, , , , , , , , , , , ,

Make Art That Sells by Lilla Rogers

I’m taking an online course with Lilla Rogers called “Make Art That Sells” and I’m such a mix of inspired, challenged, frustrated and excited all at once. Lilla Rogers is an agent who represents artists who create gorgeous art and get amazing licensing deals. From the Lilla Rogers website, “We have done amazing projects from art for water towers, games, books, fabric, puzzles, ad campaigns, annual reports, TV commercials, ornaments, magazine illustrations, children’s books, wall art, posters, salad dressing packaging, museum exhibit art, and on and on.”

Some of the artists represented by Lilla are Mike Lowery, Suzi Ultman, Mati McDonough, Helen Dardik and Allison Cole, to name just a few.

I became aware of Lilla thanks to my artist friend, Lisa Loria. She posted a pic of Lilla’s book “I Just Like to Make Things” on Facebook and I just had to learn more about it and buy it. After flipping through the book, I had to learn about the Make Art That Sells course.  Next thing I knew I was signing up!

I’ve been dabbling in arts and crafts all of my life, from the time that I was creating with watercolors at 3 (with the amazing skills of a 3 year old!) while my mom painted in oils, hand sewing since I was 7 and stitching on an antique Singer treadle sewing machine when I was 9. From there I progressed to creating and selling baskets that looked like teddy bears when I was 14 to scrapbooking when I was 25. When I finally made the decision to go back to school and get a degree my heart wanted to go to art school but my financial situation dictated that I go to business school. So, I graduated from Pepperdine University with a degree in Business Management in 2000 and kept trying to keep art in my life.

After creating some doodles in an Art Journal Round Robin that I loved I decided that I needed to get serious about learning more about drawing and the process of making art. So, I signed up for the Make Art That Sells class to force myself to learn how to make art and have it sell! I’m also hoping that I can get a better idea of myself and develop a signature style. Each time I create a project it has a completely different look and feel.

It’s very exciting to be in this course and see the art that each artist is creating. There is such an amazing variety of styles and it’s fun to see how each person interprets the assignments. I’m truly blown away by the high caliber of work that these ladies are creating. Some of them already have their art licensed for fabric and book illustrations and there might be a couple might be newer to the craft like me but I don’t think so because all of the designs are top level professional work. I just look at their designs and am floored by the absolute whimsy, creativity and imagination that they are bringing forth. I feel like such a baby when I compare my designs with theirs but the great thing is that these women are inspiring me and freely sharing their tips on how to create specific effects in Illustrator. It’s just really incredible in so many ways.

Each day Lilla posts an update in the classroom and we read through it. Last Tuesday we were given a warm up exercise and told to start sketching out berries and vintage Pyrex casserole dishes in order to get ready for our assignment on Wednesday.

SCarletCalliope Berry Sketches by Christine Barker

I happily researched vintage pyrex dishes, created a secret Pinterest Board for my inspiration ideas, sketched, doodled, colored in and played around with different images of raspberries, oak leaf hydrangea berries, strawberries and revisited some of the vintage kitchen drawings that I used to create a felt vignette for a friend’s journal in the Round Robin.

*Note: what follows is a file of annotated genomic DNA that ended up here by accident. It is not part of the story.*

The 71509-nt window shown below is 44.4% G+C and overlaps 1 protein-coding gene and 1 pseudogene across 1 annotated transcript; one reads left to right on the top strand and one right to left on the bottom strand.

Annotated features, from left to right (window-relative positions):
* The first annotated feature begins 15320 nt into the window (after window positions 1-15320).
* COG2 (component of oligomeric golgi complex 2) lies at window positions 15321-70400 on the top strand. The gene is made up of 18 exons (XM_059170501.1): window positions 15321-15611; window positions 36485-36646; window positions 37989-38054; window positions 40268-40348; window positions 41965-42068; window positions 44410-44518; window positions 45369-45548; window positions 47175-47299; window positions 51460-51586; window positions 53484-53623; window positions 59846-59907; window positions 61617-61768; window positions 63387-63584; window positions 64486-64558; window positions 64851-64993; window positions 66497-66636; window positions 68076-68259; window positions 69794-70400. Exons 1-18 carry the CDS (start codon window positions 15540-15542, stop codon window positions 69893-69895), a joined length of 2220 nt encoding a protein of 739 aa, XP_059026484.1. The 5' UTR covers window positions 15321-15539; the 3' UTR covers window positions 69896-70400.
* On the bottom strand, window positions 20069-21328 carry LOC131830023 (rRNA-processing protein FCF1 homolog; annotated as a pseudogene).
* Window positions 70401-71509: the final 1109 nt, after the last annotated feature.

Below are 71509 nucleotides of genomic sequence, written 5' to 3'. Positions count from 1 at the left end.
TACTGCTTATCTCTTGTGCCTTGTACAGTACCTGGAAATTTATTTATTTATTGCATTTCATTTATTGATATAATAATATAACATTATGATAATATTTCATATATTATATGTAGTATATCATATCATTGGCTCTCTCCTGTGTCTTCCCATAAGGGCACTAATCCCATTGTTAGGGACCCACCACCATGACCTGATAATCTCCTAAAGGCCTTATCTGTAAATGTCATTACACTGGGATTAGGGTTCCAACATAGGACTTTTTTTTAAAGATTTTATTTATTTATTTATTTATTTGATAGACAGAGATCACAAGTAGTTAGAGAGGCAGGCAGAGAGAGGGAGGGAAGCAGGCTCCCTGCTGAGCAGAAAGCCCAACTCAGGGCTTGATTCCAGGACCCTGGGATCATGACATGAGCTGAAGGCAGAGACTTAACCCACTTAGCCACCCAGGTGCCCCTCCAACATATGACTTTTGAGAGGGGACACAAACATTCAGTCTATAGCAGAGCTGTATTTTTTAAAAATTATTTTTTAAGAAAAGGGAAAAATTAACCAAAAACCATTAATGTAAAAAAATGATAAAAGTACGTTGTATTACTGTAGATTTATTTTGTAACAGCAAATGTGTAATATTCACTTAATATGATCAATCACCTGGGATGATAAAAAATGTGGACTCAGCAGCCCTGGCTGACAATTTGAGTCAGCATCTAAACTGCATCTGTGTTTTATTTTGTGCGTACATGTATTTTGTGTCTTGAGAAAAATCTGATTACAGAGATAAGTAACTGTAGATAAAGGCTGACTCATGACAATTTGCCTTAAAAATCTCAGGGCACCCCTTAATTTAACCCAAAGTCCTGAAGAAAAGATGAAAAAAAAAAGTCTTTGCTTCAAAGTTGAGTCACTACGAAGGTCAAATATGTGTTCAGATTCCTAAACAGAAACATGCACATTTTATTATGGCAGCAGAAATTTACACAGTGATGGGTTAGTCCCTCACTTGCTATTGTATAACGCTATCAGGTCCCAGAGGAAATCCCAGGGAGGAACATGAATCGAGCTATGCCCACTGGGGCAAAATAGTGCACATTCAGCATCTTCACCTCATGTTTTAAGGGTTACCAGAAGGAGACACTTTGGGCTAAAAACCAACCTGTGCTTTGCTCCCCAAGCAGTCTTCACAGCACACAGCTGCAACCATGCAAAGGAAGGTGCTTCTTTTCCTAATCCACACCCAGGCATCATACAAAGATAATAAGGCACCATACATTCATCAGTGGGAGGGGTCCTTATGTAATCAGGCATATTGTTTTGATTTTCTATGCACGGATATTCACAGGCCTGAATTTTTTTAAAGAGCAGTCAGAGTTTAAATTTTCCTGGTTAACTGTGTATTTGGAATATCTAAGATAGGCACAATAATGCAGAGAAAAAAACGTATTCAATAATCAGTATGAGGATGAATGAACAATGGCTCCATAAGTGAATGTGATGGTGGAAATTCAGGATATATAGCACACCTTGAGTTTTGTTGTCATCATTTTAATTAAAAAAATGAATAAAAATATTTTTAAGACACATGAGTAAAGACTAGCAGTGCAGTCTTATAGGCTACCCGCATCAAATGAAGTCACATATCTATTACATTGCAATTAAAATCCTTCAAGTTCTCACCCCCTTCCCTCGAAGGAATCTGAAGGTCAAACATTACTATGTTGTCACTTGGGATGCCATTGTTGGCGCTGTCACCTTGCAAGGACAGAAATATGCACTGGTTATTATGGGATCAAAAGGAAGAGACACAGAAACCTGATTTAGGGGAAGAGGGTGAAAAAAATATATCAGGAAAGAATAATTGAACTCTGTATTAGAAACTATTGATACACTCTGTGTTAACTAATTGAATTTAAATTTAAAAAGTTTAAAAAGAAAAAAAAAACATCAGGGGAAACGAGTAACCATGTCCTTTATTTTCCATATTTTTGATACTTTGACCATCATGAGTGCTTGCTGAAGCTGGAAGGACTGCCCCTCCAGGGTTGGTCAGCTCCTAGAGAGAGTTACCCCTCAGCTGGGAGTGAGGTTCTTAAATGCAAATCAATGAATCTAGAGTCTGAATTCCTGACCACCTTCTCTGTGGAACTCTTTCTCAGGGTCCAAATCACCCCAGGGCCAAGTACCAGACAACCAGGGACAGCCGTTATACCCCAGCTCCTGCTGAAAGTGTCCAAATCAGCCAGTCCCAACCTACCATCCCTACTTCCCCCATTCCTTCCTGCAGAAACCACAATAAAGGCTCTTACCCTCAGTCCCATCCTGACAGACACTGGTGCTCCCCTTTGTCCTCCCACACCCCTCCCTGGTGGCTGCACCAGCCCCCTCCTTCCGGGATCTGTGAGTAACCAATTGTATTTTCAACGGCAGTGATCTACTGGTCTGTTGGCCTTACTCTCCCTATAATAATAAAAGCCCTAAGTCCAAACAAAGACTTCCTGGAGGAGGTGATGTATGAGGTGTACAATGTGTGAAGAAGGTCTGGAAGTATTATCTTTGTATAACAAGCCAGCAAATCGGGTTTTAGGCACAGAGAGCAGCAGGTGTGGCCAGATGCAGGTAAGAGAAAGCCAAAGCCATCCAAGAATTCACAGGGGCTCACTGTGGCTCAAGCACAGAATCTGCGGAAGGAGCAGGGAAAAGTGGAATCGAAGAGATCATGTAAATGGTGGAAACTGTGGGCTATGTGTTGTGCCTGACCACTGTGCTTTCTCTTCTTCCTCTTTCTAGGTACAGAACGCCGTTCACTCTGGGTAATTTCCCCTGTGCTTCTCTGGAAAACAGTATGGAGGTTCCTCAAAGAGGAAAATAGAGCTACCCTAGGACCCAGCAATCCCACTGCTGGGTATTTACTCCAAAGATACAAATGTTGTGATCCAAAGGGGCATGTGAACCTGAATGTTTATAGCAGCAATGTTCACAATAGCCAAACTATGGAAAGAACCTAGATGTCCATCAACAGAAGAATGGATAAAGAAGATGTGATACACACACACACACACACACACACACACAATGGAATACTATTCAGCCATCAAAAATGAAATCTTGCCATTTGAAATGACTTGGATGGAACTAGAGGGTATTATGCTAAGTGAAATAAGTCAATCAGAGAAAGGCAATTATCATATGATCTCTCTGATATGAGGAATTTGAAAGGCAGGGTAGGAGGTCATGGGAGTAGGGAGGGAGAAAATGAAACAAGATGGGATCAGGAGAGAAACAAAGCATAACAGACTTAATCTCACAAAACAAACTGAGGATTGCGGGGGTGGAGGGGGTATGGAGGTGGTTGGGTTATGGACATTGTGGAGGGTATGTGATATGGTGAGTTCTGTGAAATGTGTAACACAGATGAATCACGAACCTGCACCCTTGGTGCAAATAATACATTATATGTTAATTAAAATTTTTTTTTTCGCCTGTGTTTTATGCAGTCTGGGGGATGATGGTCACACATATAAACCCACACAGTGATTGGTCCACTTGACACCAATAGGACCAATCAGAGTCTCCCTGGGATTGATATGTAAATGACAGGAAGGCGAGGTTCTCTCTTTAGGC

ScarletCalliope Felt Vintage Kitchen by Christine Barker

On Wednesday we were given our assignment to create some designs that would be appropriate for bolt fabric that someone would use to create handmade goods for the kitchen, like oven mits, aprons and such.

 After creating my sketches and scanning them into my computer I attempted to bring them into Illustrator but after all of my efforts to learn how to use the program I just wanted to throw my Mac out the window. I’m just a baby learning to crawl with Photoshop and Illustrator and I aren’t even talking right now. It’s crazy how frustrating it can be when you know exactly which tool is the best for a given project but without the skills to use it it’s just a total fail. So, I ended up editing my drawings in Photoshop and doing the best I could with my limited skills.

ScarletCalliope Bolt Fabric Design by Christine Barker

It was so much fun to choose the palette and play around with the different colors. One thing that I need to work on is layout. I challenged myself to layer the items together but with the limited amount of time that I gave myself I wasn’t able to achieve exactly the look I was going for. Overall, though, I’m pretty happy with the end result and I’ve gotta tell you that I surprised myself. I generally use Photoshop for adding watermarks to photos and I’ve created a couple printables for Halloween but this is the first time I used this many features in Photoshop and I’m so proud of myself for learning how to use some features I never used before. I couldn’t have done it without my husband, Phil. Thankfully he’s been using Photoshop for a couple years and I can ask him when I run into stumbling blocks and can’t find the answer with a Google search.

I’m looking forward to Week 2 of Make Art That Sells and learning more and bringing my creative visions out of my head and onto paper. I’ll post an update next weekend so you can see if I’ve made any progress and learn if Illustrator and I are on speaking terms yet!

Thanks for stopping by!


Christine Barker